• REDO: Each instance must have its own REDO LOG files (called as a thread)

Shared files can be stored on:

  • RAW volumes
  • ASM
  • Clustered file systems (like OCFS)

Oracle Clusterware[edit]

Oracle Clusterware (previously called Cluster Ready Services or CRS) provides Cluster Management Services and High Availability Services to Oracle and 3rd party software that wants to hook into it. For example, if you kill your LGWR process, CRS will detect the failure and automatically restart the database.

Oracle clusterware eliminates the need for 3rd party clusterware software like SUN Clusters, IBM HACMP and HP Omniguard. Oracle clusterware is provided at no additional cost with the 10g and 11g database.

Oracle clusterware needs to be installed on all nodes of the cluster before installing the database software. During installation, you will be prompted to configure a virtual IP, voting disk and cluster registry.

Virtual IP[edit]

IP address that will fail-over to another node in the cluster when a failure is detected. This will allow connected session to (almost) immediately fail-over to another node when a problem is experienced.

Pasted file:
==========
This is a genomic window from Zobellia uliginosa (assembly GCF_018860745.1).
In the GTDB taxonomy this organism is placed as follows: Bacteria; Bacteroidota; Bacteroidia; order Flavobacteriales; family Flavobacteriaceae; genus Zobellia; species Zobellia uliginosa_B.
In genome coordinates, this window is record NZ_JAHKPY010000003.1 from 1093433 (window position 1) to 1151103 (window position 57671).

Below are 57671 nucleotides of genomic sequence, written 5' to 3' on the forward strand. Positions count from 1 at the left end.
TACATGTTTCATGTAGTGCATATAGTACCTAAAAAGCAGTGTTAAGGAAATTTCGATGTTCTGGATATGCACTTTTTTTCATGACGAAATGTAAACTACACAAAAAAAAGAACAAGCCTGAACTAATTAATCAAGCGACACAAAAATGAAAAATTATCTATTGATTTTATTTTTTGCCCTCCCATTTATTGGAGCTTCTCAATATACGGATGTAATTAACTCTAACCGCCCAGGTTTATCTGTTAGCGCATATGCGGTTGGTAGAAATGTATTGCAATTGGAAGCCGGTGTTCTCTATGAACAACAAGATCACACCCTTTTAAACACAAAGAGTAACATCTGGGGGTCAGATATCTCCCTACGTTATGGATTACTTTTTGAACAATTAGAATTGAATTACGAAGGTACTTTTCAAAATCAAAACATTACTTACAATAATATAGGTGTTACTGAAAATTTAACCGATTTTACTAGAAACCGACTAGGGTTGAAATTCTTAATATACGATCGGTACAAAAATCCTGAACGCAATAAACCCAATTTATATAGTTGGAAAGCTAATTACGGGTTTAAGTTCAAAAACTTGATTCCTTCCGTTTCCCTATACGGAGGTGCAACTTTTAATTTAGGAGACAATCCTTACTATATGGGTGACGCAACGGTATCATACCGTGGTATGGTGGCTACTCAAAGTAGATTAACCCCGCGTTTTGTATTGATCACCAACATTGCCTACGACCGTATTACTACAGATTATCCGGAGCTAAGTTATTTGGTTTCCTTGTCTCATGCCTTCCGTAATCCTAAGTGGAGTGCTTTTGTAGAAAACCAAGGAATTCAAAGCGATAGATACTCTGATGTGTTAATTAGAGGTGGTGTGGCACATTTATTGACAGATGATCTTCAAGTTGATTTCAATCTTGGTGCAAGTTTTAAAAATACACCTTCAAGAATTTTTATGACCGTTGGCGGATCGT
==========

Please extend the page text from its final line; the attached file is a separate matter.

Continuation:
RAC requires one or more private interconnects, and two or more public network interfaces.

Voting Disk[edit]

A Voting Disk is a shared disk device or file used to determine node availability (establishes quorum) and resolve split-brain scenarios. All instances write to the voting disk (check in) to indicate that they are still active. This is required as instances may not always be able to communicate across the network with each other.

The voting disk, like the OCR, should be multiplexed and backed-up to protect them against media failures. Always implement 3 or more (an uneven number) of voting disks. Voting disks can be stored in a raw partition, regular file in a clustered filesystem (like OCFS, or in ASM (preferred).

Cluster Registry[edit]

The Cluster Registry (OCR) is used to store cluster wide settings and status information. For example: node names, IP and VIP addresses, voting disk locations, node applications, database names, instance names, listener names, etc.

The Oracle Cluster Registry (OCR) is a binary file that is maintained by the CRS daemon. The OCR must be stored in a raw partition or regular file in a clustered filesystem (not on ASM!).

To see what is in the OCR, use the "ocrdump" command to dump it contents to a flat file.